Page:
potting soil altered due to extreme cold?

rouge21_gw(5)January 11, 2014

I spy a good deal on Miracle Gro Moisture Control Potting soil.

I am thinking of buying many bags and storing them in my (unheated) garage.

Is there any reason(s) to think that the efficacy/"potency of bagged soil diminishes when subjected to sub zero cold?

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I don't know the specific answer to this question and I'm not an expert here, however I do not know that freezing would drastically change the soil itself to any great degree. What it might do is possibly change the effectiveness of any fertilizers that are contained within the soil. Perhaps other veteran members could give you a better answer. If you want a definitive answer you should probably contact Scotts directly and ask them this same question.

While at my local Lowe's yesterday I noticed there were many stacked pallets of bagged MG soils sitting around in the garden center. Since it's been so cold around here I am certain that those bags of soil are frozen solid. They must be from last season's inventory as they are covered in snow.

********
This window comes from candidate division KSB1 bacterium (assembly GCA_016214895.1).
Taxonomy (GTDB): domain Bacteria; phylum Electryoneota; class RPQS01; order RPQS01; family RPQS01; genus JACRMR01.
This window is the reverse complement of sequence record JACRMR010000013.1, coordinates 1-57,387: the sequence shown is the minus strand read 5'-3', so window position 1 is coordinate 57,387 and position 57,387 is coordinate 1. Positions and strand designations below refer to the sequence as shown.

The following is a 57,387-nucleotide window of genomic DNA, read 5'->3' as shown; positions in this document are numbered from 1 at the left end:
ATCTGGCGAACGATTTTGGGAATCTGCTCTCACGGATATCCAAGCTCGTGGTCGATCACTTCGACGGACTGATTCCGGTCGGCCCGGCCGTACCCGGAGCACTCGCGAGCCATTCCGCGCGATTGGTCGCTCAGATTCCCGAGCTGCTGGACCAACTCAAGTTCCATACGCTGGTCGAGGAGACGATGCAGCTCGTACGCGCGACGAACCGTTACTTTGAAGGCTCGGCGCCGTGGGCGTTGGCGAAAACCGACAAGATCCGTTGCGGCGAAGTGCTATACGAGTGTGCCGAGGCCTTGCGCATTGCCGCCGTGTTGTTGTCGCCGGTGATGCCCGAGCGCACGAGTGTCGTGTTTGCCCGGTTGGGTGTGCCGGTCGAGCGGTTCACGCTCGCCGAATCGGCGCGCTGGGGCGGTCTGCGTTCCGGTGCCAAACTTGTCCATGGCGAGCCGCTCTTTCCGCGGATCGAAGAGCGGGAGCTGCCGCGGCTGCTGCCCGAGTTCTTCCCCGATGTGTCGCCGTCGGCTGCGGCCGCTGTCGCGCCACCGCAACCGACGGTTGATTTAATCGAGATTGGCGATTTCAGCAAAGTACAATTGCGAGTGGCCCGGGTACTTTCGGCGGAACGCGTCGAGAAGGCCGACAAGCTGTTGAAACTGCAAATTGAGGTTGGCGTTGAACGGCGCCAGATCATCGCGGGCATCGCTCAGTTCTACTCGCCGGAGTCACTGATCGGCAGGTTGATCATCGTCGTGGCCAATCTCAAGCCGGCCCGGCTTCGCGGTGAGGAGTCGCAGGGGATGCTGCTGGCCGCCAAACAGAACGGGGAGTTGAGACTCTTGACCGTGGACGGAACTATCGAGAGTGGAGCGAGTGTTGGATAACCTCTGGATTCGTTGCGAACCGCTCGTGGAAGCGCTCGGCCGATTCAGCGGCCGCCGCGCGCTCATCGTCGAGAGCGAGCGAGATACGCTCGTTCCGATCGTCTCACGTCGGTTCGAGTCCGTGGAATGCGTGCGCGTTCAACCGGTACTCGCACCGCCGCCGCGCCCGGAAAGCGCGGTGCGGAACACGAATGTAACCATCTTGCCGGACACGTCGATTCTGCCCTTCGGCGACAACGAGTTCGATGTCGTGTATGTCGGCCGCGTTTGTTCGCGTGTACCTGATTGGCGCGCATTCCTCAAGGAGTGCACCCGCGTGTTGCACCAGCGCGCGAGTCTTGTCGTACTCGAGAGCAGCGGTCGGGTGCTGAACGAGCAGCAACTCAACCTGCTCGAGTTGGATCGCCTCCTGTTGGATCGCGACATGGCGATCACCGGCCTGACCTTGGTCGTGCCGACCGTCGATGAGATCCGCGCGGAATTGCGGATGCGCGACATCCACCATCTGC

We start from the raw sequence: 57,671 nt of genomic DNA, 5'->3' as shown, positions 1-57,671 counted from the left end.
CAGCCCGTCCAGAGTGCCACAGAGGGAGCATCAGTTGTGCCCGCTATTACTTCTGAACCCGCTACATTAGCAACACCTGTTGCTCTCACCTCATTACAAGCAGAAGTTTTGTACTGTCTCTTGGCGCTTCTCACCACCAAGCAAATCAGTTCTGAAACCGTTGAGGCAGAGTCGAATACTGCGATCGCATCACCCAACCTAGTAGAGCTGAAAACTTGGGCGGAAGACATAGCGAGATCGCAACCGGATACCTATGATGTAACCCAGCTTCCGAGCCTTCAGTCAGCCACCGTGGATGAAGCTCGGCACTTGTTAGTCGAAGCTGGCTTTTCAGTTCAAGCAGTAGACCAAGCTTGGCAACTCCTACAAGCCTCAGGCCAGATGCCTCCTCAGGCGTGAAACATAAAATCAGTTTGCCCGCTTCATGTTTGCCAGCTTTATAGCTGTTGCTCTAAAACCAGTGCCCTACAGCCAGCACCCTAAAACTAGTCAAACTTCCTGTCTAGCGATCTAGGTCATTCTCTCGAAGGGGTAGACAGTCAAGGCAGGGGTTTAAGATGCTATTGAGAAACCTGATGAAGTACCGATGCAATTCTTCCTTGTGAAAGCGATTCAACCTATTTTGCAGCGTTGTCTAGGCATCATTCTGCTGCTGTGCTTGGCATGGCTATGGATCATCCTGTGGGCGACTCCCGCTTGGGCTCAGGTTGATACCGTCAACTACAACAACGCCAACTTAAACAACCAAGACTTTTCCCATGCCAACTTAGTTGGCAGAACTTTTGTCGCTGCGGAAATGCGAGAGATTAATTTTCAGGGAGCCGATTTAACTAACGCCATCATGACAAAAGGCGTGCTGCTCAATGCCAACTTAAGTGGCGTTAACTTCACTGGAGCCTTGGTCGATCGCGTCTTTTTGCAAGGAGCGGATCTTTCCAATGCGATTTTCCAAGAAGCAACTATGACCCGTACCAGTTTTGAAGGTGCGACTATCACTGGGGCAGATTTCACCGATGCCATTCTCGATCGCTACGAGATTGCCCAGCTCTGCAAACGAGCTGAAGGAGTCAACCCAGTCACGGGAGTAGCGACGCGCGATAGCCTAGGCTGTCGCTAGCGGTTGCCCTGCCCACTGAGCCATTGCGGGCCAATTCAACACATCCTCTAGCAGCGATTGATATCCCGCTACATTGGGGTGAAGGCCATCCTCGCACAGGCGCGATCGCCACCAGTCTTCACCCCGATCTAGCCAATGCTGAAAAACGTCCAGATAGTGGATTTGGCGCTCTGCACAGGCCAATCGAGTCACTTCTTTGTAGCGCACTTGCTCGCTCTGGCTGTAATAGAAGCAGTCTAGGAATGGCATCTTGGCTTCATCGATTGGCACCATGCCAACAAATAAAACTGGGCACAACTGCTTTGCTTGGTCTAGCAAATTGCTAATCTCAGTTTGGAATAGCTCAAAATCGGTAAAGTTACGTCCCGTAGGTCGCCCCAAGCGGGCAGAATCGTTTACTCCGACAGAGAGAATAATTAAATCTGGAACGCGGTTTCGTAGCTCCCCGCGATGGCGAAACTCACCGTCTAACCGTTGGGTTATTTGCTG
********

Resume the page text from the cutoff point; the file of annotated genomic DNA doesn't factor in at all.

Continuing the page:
I no longer used bagged MG soils but if I did want to buy some from my local Lowe's the price for last year's frozen inventory would have to be very heavily discounted before I'd even consider taking a chance on it.

Just my opinion.


    Bookmark   January 13, 2014 at 6:36PM
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seysonn(8a WA/HZ 1)

First of, Freezing is not going to do anything to any potting soil or any soil.
The second thing is (just my curiosity), what is your purpose for stocking it up ? Do you think that they will run out of it? Or they will jack up the price ?

    Bookmark   January 14, 2014 at 1:23AM
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what is your purpose for stocking it up ?

There is a reduced price for this product right now.

(It has been my experience that potting soil rarely goes on sale)

    Bookmark   January 14, 2014 at 6:31AM
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Tiffany, purpleinopp GardenWeb, Z8b Opp, AL(8B AL)

I wouldn't use a moisture control product at all. Too wet/devoid of air when actually moistened well, hydrophobic if really dry. Those silicone crystals take about an hour to plump/hydrate, then shrink as they dry. When they expand and contract, roots can be damaged, soil compacted.

    Bookmark   January 14, 2014 at 11:20AM
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